Philadelphia Mint reveals how it makes 12 pennies per second
Philadelphia Mint reopens to the public with a $3.9 million self-guided tour. This was the first update to the Philadelphia Mint tour since 1969.
On July 3, the Philadelphia Mint opens to the public with a new $3.9 million self-guided tour that is the first update since 1969. The two-level exhibit includes displays of artifacts and coins from the Mint's earliest days, as well as windows overlooking the production floor with new touch screens and interactive features that describe the coin-making process.
"I hate to use the term embarrassment, but it was an embarrassment," Mint spokesman Tom Jurkowsky said of the Woodstock-era former exhibition. "What we do touches every American, and the people who work here have pride and passion in what they do, and we wanted to tell that story."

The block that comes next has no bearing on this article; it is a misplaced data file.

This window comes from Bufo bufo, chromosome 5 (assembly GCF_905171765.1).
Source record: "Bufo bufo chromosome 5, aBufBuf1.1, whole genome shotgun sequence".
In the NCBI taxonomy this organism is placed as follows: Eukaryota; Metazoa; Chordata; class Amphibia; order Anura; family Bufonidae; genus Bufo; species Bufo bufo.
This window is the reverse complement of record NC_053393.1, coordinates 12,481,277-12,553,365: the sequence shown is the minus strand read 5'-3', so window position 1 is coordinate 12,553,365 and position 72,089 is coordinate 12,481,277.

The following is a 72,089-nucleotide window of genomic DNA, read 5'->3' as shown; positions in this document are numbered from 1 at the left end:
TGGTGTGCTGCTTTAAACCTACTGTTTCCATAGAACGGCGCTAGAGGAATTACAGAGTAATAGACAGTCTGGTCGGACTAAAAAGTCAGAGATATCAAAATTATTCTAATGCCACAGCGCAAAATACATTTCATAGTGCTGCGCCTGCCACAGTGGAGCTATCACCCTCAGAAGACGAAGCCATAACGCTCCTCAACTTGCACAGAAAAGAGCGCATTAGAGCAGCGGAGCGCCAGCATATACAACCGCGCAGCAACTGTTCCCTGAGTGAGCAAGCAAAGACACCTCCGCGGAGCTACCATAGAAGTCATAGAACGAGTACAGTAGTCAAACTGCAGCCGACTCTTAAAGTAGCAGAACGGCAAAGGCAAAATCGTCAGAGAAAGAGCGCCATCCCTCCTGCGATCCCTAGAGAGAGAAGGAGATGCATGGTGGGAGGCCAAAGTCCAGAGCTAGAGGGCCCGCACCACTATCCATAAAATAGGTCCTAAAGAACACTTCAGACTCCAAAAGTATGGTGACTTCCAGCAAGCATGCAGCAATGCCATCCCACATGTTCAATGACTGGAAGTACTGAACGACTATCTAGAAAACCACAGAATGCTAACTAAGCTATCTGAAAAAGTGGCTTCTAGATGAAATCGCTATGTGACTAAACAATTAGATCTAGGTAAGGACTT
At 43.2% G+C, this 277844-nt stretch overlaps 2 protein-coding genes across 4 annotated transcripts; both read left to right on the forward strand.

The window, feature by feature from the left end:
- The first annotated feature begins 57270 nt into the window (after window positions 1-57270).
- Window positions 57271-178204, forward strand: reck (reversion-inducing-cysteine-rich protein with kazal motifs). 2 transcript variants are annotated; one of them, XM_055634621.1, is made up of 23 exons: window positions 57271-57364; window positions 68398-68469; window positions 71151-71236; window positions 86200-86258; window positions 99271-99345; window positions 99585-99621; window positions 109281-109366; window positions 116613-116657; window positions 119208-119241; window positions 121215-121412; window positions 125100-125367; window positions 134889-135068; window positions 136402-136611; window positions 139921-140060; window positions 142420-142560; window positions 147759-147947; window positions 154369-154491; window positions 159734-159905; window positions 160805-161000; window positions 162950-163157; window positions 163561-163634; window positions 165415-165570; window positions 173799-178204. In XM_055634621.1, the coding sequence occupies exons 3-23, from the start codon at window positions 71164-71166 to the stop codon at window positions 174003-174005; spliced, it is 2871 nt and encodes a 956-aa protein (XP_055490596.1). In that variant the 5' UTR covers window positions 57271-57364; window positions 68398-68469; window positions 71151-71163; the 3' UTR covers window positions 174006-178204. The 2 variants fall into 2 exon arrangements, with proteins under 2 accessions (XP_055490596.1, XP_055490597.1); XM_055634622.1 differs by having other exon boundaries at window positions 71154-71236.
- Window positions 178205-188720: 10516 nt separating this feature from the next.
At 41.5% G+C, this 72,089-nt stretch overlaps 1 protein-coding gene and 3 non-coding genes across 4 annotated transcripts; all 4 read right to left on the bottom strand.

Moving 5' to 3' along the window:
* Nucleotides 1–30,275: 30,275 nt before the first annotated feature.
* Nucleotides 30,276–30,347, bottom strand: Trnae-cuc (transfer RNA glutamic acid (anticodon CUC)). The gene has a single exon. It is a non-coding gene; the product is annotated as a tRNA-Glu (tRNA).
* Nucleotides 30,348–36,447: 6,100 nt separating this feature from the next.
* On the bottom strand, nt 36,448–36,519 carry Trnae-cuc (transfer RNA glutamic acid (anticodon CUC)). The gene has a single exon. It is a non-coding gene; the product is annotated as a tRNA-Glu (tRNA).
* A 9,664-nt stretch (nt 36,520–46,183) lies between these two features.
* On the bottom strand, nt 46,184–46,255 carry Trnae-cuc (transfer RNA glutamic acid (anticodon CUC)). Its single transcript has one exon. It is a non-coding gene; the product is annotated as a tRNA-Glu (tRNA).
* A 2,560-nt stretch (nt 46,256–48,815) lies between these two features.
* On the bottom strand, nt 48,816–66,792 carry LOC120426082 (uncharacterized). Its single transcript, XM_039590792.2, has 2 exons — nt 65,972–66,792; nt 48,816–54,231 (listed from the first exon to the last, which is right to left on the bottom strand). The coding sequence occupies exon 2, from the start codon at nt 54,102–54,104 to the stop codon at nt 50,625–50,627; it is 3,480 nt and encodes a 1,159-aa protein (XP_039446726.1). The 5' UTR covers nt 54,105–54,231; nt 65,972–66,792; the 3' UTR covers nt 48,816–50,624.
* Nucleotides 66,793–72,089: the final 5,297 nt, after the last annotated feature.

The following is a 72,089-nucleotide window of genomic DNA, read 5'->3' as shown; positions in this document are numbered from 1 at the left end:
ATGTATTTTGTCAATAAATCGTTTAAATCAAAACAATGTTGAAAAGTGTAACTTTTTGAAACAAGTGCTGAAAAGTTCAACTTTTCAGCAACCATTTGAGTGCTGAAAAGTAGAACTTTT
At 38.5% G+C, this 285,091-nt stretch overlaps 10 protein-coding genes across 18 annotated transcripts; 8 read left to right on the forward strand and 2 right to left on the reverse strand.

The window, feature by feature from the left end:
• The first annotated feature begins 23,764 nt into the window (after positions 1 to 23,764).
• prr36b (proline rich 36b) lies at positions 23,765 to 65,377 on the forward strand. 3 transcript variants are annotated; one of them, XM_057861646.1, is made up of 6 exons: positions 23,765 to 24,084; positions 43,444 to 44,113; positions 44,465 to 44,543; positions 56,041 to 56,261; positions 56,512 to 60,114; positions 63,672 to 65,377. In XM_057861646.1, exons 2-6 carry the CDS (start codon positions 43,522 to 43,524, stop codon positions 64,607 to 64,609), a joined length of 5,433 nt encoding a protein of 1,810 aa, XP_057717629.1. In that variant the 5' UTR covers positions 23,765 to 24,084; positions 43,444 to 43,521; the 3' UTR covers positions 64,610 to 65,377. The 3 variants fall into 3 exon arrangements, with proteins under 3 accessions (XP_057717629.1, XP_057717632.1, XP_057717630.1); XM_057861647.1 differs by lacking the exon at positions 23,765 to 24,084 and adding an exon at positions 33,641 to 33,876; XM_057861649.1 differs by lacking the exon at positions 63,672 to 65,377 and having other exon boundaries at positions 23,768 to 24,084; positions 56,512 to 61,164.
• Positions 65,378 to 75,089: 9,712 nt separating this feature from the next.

The first level of the exhibit highlights the Mint's history with artifacts from enormous bullion scales and coin presses to oversized coin design mock-ups sculpted by the Mint's team of staff artists. Also on display are elaborate iron gates from the former Mint building in Philadelphia that operated from 1901 to 1968.